The governor and Cabinet on Wednesday granted 30-year leases to a pair of sugar growers over the objections of environmental groups that urged the panel to approve much shorter terms for the tracts that drain into the Everglades.
By unanimous vote, the panel approved the renewal of leases for Florida Crystals and A. Duda and Sons on separate tracts totaling more than 13,000 acres in the Everglades Agricultural Area. In exchange the companies have agreed to sell parcels that water management district officials say they need now.
The leases have the support of the Department of Environmental Protection and the South Florida Water Management District, which oversees Everglades restoration efforts.
Melissa Meeker, the district's executive director, told Cabinet members the lease deals were critical to ongoing negotiations between the district and the companies for tracts needed for "shovel ready" projects on parcels adjacent to land the state already owns that impact the Everglades and the Caloosahatchee River.
"You are considering what I consider the critical pieces of two distinct public interest projects," Meeker said.
The leases will allow the state to negotiate with each owner for tracts it wants to buy. Meeker said the state is buying the parcels for half their appraised value, a good deal at a time when the district has little money to spend on new purchases.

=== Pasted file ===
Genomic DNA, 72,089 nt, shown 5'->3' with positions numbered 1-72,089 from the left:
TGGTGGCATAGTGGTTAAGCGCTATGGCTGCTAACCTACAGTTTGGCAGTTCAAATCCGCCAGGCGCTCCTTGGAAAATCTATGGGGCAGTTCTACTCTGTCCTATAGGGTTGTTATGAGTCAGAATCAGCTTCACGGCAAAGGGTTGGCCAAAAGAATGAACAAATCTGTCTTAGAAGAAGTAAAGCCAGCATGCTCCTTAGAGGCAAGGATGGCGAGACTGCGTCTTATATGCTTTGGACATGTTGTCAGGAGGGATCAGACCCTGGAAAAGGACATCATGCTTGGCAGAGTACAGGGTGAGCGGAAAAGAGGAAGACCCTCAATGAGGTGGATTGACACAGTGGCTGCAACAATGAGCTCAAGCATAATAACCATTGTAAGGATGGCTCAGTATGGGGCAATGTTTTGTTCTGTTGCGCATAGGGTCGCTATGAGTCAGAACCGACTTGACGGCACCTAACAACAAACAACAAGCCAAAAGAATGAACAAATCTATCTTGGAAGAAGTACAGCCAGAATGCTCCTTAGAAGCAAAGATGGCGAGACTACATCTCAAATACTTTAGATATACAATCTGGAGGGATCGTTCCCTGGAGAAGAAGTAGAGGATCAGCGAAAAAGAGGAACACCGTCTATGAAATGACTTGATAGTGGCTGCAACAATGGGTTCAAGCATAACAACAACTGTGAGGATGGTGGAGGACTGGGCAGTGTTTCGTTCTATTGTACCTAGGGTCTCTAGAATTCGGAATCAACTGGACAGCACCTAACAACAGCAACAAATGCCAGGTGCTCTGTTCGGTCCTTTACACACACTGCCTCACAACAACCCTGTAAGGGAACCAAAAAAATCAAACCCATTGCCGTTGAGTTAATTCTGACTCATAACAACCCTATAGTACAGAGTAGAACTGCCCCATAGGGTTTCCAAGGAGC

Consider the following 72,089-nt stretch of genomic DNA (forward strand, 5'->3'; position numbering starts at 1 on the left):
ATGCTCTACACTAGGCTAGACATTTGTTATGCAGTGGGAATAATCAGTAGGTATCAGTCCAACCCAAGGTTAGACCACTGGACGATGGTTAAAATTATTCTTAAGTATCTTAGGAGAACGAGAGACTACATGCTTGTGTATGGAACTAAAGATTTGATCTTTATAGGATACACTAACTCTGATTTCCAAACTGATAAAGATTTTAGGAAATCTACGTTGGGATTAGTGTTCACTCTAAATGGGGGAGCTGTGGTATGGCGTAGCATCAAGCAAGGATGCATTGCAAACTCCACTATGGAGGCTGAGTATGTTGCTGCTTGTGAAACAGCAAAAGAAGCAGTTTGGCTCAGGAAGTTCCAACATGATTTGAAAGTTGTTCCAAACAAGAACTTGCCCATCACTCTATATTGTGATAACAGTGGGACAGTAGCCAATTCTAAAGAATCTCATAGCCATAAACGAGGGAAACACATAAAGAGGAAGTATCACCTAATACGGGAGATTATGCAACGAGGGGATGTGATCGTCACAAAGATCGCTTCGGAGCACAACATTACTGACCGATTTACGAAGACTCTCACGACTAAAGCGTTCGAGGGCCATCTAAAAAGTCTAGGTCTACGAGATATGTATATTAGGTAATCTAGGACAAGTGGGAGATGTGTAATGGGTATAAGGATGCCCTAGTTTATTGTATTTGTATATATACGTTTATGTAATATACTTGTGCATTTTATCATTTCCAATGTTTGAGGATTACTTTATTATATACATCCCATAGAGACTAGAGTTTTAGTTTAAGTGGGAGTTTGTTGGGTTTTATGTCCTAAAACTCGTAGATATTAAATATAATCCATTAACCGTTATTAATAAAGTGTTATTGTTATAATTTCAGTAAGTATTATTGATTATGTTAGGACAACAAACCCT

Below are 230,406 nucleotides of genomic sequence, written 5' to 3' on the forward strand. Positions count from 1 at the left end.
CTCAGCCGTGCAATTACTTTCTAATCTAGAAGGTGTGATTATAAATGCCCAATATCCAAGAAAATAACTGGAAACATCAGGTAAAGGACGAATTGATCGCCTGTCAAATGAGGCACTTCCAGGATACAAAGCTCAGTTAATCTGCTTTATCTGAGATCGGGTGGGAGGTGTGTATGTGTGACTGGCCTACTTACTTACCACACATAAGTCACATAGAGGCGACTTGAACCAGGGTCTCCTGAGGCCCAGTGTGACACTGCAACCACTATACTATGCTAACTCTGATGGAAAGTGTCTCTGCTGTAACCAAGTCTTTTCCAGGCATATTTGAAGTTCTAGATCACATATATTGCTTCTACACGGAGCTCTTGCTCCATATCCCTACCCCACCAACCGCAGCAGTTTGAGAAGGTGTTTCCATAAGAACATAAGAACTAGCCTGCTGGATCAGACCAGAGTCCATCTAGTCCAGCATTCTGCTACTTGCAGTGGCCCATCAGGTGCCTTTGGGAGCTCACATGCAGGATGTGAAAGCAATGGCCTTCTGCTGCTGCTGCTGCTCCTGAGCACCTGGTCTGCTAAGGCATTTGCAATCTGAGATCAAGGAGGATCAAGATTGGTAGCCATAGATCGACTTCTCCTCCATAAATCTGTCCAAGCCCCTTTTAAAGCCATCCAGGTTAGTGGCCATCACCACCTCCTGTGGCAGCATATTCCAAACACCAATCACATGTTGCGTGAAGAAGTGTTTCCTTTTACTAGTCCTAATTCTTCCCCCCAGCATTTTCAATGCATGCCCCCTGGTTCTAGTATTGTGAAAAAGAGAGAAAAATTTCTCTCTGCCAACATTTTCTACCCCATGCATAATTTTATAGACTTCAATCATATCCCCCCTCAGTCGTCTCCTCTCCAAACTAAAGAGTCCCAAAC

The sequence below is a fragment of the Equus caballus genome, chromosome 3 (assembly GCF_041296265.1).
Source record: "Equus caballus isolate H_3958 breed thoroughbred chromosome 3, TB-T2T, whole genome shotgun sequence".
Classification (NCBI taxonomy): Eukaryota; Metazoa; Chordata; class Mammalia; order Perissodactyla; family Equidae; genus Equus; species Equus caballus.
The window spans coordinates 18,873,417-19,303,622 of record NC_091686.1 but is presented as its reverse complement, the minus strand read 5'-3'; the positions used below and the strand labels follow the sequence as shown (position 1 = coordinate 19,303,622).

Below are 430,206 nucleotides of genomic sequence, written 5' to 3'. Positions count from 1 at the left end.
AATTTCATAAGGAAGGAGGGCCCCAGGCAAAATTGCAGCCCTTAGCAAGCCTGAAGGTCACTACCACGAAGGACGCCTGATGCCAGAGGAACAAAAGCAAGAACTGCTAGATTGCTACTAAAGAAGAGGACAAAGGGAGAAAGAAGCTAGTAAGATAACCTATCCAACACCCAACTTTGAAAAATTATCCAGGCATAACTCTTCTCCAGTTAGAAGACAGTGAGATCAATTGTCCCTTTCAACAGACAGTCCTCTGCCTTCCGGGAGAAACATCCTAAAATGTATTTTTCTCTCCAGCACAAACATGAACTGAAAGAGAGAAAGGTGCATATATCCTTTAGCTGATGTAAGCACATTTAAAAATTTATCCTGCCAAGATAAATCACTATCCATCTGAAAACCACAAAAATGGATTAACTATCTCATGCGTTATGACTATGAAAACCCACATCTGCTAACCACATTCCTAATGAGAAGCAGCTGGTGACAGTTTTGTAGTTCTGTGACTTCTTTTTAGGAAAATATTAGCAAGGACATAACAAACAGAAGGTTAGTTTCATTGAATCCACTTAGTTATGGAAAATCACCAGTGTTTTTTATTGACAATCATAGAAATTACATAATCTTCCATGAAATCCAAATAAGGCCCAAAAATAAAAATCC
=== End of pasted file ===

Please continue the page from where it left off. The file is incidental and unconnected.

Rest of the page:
Environmentalists, however, say the length of the leases is of particular concern.
Representatives from Audubon of Florida and the Florida Wildlife Federation questioned the wisdom of granting 30-year leases to the property, saying the agreements could tie the hands of state officials as the decades-long Everglades cleanup evolves.
"You are the landlord and it is your right and your duty to insist that the tenant maximize their efforts to reduce the impact of the land," said Audubon Executive Director Eric Draper. "The lease extensions preclude your ability to insist upon that accountability. "
Meeker said the state will continue to have the authority to ramp up environmental requirements on the leased lands.
Given the need to move forward with restoration efforts, Meeker said the state needs to focus on what it can accomplish within the next several years.
"We have enough to do," Meeker said. "Let's get in the ground and start moving dirt and do what we need to do for Everglades restoration and focus on what we need to do now."